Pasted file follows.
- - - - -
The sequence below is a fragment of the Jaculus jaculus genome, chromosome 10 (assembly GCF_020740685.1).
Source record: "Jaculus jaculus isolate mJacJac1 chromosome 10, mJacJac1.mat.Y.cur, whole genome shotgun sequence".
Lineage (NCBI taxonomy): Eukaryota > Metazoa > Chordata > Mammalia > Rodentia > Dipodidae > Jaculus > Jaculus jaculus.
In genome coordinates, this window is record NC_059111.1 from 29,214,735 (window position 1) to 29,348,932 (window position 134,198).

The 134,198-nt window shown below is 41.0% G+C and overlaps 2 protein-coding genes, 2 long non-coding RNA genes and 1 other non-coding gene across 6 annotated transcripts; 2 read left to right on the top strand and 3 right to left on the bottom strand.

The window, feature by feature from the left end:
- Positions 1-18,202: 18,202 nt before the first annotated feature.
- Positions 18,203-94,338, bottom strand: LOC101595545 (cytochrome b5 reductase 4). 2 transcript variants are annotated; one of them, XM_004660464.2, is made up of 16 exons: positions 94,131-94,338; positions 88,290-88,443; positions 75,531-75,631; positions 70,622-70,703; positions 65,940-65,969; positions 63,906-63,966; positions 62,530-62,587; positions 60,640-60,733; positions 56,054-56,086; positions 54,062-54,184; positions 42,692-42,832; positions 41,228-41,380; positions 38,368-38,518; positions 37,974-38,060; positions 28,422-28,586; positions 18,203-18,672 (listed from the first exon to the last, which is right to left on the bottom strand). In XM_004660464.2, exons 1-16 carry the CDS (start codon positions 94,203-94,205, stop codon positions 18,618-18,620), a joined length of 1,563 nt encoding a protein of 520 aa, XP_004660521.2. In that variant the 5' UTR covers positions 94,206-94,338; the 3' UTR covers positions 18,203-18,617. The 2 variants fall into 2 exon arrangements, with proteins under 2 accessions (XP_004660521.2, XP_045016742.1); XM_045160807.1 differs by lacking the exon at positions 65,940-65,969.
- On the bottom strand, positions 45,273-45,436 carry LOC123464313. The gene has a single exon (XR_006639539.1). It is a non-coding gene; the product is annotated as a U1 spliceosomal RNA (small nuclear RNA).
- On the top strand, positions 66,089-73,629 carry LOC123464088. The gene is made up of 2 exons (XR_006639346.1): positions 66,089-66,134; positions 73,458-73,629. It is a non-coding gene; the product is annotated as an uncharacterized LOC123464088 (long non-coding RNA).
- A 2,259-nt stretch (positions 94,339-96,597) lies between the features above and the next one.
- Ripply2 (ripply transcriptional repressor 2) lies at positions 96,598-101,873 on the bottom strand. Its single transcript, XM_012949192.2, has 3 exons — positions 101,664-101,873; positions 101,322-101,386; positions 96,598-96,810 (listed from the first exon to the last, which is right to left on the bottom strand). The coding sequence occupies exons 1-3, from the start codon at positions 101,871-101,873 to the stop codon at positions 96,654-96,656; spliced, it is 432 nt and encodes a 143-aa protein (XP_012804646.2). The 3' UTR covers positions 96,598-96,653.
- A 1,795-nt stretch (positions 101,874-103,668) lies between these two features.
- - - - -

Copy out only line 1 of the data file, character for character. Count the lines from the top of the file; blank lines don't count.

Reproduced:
The sequence below is a fragment of the Jaculus jaculus genome, chromosome 10 (assembly GCF_020740685.1).